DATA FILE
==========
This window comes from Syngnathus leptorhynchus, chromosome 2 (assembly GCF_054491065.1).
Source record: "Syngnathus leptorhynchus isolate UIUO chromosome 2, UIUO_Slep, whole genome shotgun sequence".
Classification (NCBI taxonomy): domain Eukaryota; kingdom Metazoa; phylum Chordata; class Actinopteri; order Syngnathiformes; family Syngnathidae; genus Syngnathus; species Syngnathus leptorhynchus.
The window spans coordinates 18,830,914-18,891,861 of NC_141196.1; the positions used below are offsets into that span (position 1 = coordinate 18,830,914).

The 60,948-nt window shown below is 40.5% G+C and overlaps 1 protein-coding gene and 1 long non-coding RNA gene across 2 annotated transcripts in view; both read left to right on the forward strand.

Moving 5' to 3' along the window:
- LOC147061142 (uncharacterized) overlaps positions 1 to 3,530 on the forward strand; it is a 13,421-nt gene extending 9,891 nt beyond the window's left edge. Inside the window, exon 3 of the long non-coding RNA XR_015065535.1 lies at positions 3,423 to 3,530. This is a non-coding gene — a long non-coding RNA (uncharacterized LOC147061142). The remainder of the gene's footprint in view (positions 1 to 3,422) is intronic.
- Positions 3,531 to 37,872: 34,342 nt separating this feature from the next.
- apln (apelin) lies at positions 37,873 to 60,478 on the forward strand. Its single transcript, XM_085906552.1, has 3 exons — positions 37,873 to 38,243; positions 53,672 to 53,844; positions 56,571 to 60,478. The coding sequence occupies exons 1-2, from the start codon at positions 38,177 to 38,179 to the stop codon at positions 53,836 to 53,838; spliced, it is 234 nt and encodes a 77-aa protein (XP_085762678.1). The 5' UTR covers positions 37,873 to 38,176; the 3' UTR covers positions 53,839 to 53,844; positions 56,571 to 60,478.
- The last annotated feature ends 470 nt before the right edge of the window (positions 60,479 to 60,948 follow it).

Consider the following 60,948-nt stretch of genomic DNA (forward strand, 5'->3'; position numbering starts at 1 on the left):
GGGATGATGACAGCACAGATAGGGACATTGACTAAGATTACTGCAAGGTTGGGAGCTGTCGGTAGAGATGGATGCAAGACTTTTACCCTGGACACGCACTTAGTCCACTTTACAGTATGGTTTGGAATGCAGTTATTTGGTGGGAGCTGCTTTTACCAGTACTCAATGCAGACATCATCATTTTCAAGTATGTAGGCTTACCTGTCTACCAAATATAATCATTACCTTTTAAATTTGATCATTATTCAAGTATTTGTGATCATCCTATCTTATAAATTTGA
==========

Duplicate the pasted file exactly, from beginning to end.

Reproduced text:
This window comes from Syngnathus leptorhynchus, chromosome 2 (assembly GCF_054491065.1).
Source record: "Syngnathus leptorhynchus isolate UIUO chromosome 2, UIUO_Slep, whole genome shotgun sequence".
Classification (NCBI taxonomy): domain Eukaryota; kingdom Metazoa; phylum Chordata; class Actinopteri; order Syngnathiformes; family Syngnathidae; genus Syngnathus; species Syngnathus leptorhynchus.
The window spans coordinates 18,830,914-18,891,861 of NC_141196.1; the positions used below are offsets into that span (position 1 = coordinate 18,830,914).

The 60,948-nt window shown below is 40.5% G+C and overlaps 1 protein-coding gene and 1 long non-coding RNA gene across 2 annotated transcripts in view; both read left to right on the forward strand.

Moving 5' to 3' along the window:
- LOC147061142 (uncharacterized) overlaps positions 1 to 3,530 on the forward strand; it is a 13,421-nt gene extending 9,891 nt beyond the window's left edge. Inside the window, exon 3 of the long non-coding RNA XR_015065535.1 lies at positions 3,423 to 3,530. This is a non-coding gene — a long non-coding RNA (uncharacterized LOC147061142). The remainder of the gene's footprint in view (positions 1 to 3,422) is intronic.
- Positions 3,531 to 37,872: 34,342 nt separating this feature from the next.
- apln (apelin) lies at positions 37,873 to 60,478 on the forward strand. Its single transcript, XM_085906552.1, has 3 exons — positions 37,873 to 38,243; positions 53,672 to 53,844; positions 56,571 to 60,478. The coding sequence occupies exons 1-2, from the start codon at positions 38,177 to 38,179 to the stop codon at positions 53,836 to 53,838; spliced, it is 234 nt and encodes a 77-aa protein (XP_085762678.1). The 5' UTR covers positions 37,873 to 38,176; the 3' UTR covers positions 53,839 to 53,844; positions 56,571 to 60,478.
- The last annotated feature ends 470 nt before the right edge of the window (positions 60,479 to 60,948 follow it).

Consider the following 60,948-nt stretch of genomic DNA (forward strand, 5'->3'; position numbering starts at 1 on the left):
GGGATGATGACAGCACAGATAGGGACATTGACTAAGATTACTGCAAGGTTGGGAGCTGTCGGTAGAGATGGATGCAAGACTTTTACCCTGGACACGCACTTAGTCCACTTTACAGTATGGTTTGGAATGCAGTTATTTGGTGGGAGCTGCTTTTACCAGTACTCAATGCAGACATCATCATTTTCAAGTATGTAGGCTTACCTGTCTACCAAATATAATCATTACCTTTTAAATTTGATCATTATTCAAGTATTTGTGATCATCCTATCTTATAAATTTGA